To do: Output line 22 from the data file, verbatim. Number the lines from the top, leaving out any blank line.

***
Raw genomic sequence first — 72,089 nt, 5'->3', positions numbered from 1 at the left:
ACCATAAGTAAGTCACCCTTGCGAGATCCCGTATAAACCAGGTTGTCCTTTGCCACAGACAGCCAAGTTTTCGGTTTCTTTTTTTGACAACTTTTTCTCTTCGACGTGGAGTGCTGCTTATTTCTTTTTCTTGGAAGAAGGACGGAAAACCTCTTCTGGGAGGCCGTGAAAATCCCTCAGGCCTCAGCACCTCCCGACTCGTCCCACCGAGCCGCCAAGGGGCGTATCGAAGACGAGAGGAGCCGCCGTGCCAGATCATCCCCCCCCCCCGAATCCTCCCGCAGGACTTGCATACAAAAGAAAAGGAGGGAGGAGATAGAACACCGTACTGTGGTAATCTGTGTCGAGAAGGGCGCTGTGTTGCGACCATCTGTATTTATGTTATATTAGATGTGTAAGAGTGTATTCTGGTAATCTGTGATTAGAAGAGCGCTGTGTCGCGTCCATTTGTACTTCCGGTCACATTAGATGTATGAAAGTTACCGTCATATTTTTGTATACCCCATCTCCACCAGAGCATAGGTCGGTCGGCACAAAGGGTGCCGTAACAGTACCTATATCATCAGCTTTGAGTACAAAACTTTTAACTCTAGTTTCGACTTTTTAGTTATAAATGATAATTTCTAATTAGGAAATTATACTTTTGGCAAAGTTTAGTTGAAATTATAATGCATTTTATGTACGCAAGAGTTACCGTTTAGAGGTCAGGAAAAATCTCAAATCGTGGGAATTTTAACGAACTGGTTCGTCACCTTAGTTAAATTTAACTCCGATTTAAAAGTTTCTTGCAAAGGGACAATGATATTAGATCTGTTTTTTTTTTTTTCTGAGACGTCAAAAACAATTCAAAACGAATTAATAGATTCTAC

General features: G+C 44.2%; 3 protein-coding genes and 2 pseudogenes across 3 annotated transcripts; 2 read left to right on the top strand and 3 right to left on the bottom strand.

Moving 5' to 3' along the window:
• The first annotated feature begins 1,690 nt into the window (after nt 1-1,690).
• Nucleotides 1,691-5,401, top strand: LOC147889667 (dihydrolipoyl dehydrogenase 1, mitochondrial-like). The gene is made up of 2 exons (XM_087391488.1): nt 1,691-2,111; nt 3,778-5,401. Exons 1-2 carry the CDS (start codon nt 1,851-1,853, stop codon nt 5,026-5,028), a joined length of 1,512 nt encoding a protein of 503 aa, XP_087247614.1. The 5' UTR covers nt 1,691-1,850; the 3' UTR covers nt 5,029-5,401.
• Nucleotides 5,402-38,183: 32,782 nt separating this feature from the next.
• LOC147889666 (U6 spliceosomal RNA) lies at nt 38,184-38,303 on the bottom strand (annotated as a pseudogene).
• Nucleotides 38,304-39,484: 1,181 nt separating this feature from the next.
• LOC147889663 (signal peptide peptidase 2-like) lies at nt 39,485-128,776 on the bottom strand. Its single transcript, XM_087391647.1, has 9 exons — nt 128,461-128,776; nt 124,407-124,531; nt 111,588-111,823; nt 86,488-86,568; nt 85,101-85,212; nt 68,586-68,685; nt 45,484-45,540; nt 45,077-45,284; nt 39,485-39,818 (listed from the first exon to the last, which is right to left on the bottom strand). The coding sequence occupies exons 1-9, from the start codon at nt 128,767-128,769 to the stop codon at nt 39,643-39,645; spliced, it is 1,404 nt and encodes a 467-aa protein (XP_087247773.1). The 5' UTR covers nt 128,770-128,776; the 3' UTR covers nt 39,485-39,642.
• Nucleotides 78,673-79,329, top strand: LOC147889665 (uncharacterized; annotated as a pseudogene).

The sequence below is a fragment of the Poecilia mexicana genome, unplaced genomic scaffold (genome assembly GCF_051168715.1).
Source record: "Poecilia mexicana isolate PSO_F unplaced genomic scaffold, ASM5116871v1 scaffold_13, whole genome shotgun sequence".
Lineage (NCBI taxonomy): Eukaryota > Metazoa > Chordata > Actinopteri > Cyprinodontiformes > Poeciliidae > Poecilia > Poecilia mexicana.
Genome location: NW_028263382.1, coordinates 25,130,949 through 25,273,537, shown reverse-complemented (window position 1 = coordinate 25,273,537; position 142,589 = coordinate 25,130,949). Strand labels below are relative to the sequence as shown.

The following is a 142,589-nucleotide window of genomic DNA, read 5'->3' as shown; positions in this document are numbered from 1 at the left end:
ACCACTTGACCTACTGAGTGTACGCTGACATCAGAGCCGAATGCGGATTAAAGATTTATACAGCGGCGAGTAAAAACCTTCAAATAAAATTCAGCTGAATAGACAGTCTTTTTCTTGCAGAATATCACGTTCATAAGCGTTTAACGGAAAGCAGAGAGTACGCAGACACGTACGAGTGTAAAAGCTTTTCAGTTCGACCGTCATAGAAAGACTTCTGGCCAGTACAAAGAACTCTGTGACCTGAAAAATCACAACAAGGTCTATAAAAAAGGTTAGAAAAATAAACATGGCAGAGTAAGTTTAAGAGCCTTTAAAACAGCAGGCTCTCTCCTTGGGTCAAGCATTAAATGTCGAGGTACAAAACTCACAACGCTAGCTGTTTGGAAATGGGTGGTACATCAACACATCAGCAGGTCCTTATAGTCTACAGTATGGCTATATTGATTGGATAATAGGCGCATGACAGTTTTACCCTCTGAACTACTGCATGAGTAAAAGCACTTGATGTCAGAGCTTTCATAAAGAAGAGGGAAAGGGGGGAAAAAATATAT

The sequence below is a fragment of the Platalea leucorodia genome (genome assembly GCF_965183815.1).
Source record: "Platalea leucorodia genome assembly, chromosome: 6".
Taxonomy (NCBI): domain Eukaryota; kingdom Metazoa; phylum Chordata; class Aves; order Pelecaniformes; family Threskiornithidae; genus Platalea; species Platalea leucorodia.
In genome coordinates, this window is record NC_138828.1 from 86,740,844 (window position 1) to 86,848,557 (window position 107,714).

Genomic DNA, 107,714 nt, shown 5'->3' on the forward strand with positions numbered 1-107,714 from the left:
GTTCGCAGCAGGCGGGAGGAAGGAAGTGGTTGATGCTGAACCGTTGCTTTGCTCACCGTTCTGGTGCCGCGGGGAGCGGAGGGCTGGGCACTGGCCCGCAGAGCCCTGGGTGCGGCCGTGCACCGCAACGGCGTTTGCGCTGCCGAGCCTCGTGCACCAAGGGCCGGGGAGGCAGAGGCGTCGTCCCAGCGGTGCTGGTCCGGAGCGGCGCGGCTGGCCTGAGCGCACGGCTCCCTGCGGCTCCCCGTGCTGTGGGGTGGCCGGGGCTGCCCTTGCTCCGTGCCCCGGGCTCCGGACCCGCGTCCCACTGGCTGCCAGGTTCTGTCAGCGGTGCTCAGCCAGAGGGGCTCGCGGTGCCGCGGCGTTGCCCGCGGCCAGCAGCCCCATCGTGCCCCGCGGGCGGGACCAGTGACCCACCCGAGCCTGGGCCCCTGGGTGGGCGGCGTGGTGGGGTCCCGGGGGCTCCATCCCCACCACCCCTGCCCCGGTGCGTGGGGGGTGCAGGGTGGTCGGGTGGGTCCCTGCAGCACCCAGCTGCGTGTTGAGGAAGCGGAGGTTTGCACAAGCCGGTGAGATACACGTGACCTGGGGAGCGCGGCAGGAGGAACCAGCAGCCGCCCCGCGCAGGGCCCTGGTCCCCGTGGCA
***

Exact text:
Genomic DNA, 107,714 nt, shown 5'->3' on the forward strand with positions numbered 1-107,714 from the left: